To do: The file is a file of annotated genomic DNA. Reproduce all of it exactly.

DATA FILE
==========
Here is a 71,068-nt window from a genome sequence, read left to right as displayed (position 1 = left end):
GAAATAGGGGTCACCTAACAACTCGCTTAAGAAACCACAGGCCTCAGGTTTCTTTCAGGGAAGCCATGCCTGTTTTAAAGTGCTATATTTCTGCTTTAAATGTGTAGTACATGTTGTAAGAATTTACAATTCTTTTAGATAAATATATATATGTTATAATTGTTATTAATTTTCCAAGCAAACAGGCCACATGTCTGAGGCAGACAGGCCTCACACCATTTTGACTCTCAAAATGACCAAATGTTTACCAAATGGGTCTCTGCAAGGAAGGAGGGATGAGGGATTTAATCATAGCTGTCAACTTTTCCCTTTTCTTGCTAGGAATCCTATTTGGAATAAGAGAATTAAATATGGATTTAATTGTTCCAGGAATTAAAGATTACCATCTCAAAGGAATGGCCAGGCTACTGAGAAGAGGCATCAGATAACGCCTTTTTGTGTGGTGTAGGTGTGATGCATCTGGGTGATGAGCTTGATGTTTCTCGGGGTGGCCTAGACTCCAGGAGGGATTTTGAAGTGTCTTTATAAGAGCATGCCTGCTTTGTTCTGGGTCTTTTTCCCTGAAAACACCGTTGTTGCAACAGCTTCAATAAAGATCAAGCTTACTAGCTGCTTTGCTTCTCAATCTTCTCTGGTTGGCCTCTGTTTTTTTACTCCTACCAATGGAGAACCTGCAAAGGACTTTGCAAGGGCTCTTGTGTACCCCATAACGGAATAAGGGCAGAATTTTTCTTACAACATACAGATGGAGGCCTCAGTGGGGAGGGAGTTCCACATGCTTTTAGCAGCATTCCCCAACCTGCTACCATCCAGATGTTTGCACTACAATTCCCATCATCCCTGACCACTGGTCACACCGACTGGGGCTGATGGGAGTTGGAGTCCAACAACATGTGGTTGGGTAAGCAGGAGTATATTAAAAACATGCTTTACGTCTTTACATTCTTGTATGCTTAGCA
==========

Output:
Here is a 71,068-nt window from a genome sequence, read left to right as displayed (position 1 = left end):
GAAATAGGGGTCACCTAACAACTCGCTTAAGAAACCACAGGCCTCAGGTTTCTTTCAGGGAAGCCATGCCTGTTTTAAAGTGCTATATTTCTGCTTTAAATGTGTAGTACATGTTGTAAGAATTTACAATTCTTTTAGATAAATATATATATGTTATAATTGTTATTAATTTTCCAAGCAAACAGGCCACATGTCTGAGGCAGACAGGCCTCACACCATTTTGACTCTCAAAATGACCAAATGTTTACCAAATGGGTCTCTGCAAGGAAGGAGGGATGAGGGATTTAATCATAGCTGTCAACTTTTCCCTTTTCTTGCTAGGAATCCTATTTGGAATAAGAGAATTAAATATGGATTTAATTGTTCCAGGAATTAAAGATTACCATCTCAAAGGAATGGCCAGGCTACTGAGAAGAGGCATCAGATAACGCCTTTTTGTGTGGTGTAGGTGTGATGCATCTGGGTGATGAGCTTGATGTTTCTCGGGGTGGCCTAGACTCCAGGAGGGATTTTGAAGTGTCTTTATAAGAGCATGCCTGCTTTGTTCTGGGTCTTTTTCCCTGAAAACACCGTTGTTGCAACAGCTTCAATAAAGATCAAGCTTACTAGCTGCTTTGCTTCTCAATCTTCTCTGGTTGGCCTCTGTTTTTTTACTCCTACCAATGGAGAACCTGCAAAGGACTTTGCAAGGGCTCTTGTGTACCCCATAACGGAATAAGGGCAGAATTTTTCTTACAACATACAGATGGAGGCCTCAGTGGGGAGGGAGTTCCACATGCTTTTAGCAGCATTCCCCAACCTGCTACCATCCAGATGTTTGCACTACAATTCCCATCATCCCTGACCACTGGTCACACCGACTGGGGCTGATGGGAGTTGGAGTCCAACAACATGTGGTTGGGTAAGCAGGAGTATATTAAAAACATGCTTTACGTCTTTACATTCTTGTATGCTTAGCA